Measuring Temperatures with Thermal Probes and External Sensors
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A Central Processing Unit (CPU) is the most complex component in a digital computer. Itís a necessary component, which basically does all of the work in a computer. As technology advanced, these CPUs architecture became more and more complex, and their ability was significantly improved. But this came at a price: increased production of heat, which can threaten your CPU's performance.
It's completely understandable that integrated circuitry components produce heat. Components like capacitors, resistors, and transistors produce the heat because of high voltage load. In a personal workstation computer system there are multiple components which can and will produce heat. For example, the most important are the CPU, hard drive(s), motherboard (Northbridge, Southbridge, other components), memory, PSU (Power Supply Unit), and Graphical Processing Units (video cards, etc), which comprise basically everything.
Your whole system, once it's plugged in and powered on, is working. Even when idling, it is still carefully reacting to whatever choices you make. It is really important to understand that an electric component has a lifespan. Manufacturers try to match this lifespan. This lifespan is accurate most of the time, but only if your system is kept under ideal conditions-meaning it is not overheating, satisfactory humidity and pressure levels, etc. Under the proper conditions, your computer will live happily longer than its maximum rated lifespan.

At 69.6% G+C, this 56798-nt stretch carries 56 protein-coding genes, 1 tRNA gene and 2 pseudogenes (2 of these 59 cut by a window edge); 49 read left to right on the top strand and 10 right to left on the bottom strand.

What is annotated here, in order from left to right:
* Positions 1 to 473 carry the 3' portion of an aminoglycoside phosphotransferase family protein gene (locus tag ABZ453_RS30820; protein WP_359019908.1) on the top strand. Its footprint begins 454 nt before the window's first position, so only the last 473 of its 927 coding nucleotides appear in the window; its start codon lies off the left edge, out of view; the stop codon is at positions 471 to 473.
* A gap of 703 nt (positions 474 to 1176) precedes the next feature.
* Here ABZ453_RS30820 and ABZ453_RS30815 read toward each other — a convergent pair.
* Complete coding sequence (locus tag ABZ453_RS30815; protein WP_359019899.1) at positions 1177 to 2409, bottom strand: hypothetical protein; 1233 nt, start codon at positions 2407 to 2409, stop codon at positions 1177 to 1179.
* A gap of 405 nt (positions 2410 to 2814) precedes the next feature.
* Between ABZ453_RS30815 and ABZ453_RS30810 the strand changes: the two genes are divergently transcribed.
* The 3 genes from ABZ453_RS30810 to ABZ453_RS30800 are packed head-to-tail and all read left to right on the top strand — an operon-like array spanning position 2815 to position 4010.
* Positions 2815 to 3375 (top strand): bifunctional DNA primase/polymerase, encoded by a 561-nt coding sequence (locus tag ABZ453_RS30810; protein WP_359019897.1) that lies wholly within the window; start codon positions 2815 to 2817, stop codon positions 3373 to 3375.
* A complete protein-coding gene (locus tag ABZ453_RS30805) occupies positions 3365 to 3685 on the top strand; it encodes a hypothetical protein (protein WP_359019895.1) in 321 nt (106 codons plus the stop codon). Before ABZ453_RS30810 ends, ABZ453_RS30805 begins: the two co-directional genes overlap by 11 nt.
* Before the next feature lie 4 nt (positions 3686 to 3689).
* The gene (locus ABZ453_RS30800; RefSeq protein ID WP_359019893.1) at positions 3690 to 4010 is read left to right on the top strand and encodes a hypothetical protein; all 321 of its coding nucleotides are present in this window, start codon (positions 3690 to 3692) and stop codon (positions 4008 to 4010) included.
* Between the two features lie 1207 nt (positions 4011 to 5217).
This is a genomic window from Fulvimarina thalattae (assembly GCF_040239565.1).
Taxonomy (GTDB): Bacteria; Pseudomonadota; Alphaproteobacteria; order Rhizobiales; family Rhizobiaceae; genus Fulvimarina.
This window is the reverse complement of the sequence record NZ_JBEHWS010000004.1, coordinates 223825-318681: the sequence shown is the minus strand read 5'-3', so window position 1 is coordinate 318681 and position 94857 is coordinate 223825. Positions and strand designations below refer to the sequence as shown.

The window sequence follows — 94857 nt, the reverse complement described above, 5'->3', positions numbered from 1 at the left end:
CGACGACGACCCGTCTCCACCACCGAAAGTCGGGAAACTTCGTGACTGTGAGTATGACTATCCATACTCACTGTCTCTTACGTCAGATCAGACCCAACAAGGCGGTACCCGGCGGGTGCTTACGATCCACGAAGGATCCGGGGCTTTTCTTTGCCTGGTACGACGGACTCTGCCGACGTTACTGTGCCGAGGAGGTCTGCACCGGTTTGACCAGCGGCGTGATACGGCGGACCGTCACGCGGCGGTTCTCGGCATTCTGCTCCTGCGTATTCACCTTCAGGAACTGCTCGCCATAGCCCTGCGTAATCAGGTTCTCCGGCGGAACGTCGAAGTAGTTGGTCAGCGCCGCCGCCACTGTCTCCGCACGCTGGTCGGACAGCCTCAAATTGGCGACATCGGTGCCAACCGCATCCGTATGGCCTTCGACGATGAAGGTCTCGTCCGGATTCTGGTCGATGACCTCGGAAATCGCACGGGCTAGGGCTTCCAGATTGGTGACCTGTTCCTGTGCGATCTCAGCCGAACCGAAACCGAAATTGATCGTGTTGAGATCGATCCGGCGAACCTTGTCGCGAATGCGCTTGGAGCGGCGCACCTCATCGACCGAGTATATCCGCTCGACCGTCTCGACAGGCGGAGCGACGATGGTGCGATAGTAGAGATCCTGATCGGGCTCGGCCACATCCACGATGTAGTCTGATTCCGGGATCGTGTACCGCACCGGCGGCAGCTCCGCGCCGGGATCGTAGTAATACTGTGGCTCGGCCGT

Temperatures can be measured with thermal probes, diodes, and sensors. There are two types of thermal diodes. The first uses semiconductors or thermocouples (based on Peltier-Seebeck effect), and the second is based on some vacuum tubes (the principle is called the Edison effect). Basically they can have many purposes, but for us their sensory one is important. A thermal diode can measure temperatures. That is why they are embedded onto microprocessors (in our case onto the CPU) to monitor their on-die temperature. Okay, enough electronics, let's move on.
Modern central processing units incorporate two thermal diodes of this kind. One monitors the on-die temperature, and the second prevents the processor from frying by controlling throttling. This detailed information is available to the public in Intel's official data sheets. In them, they clearly explain their reasons as well as the usage for these two diodes.
The first one is located somewhere in the silicon (according to some information it is located in one of the corners of the processor). It measures and monitors on-die temperatures, then reports them to the user on motherboards that support the ability to read (get) this information.
The second diode's purpose is more special. Basically, there is an on-die temperature control variable provided to a thermal actuator that throttles the integrated circuitry by reducing its clock cycles and power usage. This second diode acts as a simple thermal sensor and measures the on-die temperature of the processor. These readings are constantly compared with the temperature control variable, and if the temperature is higher than the maximum allowed operating temperature, it reports to the thermal actuator, and the throttling procedure begins.
It is important to understand that these two diodes are acting individually and are placed on different places on the core. They are not even on the same silicon layer, as specified by Intel. We can assume that a central processing unit will not dissipate heat the same across its whole body so there will be areas where the temperature will be higher and lower.
Further, we don't know the position of these two diodes. We can only assume that the second diode, which measures and controls the throttling, is located somewhere in the middle of the core where it's near the center of the processor. This place should reach peak temperatures. The first diode, which reports the core temperatures to the user, may be placed elsewhere. This is why sensor reports are unreliable. It is possible that when your sensor reports 70C the core temperature is over 90C. Of course this example is banal, but it was just an example to simplify this whole procedure. Summing this up, we cannot predict when a system will throttle, only assume.
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